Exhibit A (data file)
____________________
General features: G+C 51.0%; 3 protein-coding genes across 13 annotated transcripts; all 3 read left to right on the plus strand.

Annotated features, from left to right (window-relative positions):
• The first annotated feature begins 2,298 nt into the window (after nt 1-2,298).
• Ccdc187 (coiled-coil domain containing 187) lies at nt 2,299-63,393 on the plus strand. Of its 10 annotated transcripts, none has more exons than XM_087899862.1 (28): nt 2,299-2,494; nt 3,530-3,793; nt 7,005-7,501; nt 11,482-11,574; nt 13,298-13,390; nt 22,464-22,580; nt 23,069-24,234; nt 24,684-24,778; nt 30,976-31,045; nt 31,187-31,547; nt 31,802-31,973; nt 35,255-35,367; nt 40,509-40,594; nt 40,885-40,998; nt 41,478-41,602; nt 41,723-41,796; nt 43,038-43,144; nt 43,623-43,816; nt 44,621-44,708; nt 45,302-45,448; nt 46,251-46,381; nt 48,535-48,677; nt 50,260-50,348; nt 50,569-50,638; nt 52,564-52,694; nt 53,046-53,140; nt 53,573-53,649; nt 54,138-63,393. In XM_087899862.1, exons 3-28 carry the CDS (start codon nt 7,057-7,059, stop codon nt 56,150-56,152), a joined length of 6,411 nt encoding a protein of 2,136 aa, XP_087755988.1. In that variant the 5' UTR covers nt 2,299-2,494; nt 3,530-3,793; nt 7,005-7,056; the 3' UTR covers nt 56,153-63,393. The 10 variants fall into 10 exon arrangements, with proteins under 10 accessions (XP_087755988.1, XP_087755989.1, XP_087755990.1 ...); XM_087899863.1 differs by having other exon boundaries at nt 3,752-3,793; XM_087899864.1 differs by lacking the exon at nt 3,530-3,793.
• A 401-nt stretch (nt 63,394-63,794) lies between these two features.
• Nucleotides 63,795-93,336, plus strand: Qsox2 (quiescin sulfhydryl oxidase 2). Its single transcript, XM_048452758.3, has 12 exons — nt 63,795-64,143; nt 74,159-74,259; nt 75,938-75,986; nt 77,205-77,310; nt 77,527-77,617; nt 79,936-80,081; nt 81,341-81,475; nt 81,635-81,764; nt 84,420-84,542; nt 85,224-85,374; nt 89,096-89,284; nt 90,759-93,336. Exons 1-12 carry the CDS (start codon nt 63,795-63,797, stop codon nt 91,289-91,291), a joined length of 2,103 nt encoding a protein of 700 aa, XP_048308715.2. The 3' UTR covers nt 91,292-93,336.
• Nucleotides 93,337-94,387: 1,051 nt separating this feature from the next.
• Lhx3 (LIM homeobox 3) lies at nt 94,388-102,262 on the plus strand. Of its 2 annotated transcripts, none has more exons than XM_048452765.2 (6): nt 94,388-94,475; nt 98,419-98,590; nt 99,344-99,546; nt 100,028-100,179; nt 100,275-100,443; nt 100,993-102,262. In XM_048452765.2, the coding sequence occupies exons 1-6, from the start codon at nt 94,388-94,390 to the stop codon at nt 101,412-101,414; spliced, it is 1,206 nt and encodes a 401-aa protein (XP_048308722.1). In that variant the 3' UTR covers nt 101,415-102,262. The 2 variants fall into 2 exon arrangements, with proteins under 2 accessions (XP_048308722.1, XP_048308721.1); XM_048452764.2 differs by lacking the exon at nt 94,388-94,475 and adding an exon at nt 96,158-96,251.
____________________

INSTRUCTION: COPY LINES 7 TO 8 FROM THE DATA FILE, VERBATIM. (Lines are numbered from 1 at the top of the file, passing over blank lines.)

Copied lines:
• Nucleotides 93,337-94,387: 1,051 nt separating this feature from the next.
• Lhx3 (LIM homeobox 3) lies at nt 94,388-102,262 on the plus strand. Of its 2 annotated transcripts, none has more exons than XM_048452765.2 (6): nt 94,388-94,475; nt 98,419-98,590; nt 99,344-99,546; nt 100,028-100,179; nt 100,275-100,443; nt 100,993-102,262. In XM_048452765.2, the coding sequence occupies exons 1-6, from the start codon at nt 94,388-94,390 to the stop codon at nt 101,412-101,414; spliced, it is 1,206 nt and encodes a 401-aa protein (XP_048308722.1). In that variant the 3' UTR covers nt 101,415-102,262. The 2 variants fall into 2 exon arrangements, with proteins under 2 accessions (XP_048308722.1, XP_048308721.1); XM_048452764.2 differs by lacking the exon at nt 94,388-94,475 and adding an exon at nt 96,158-96,251.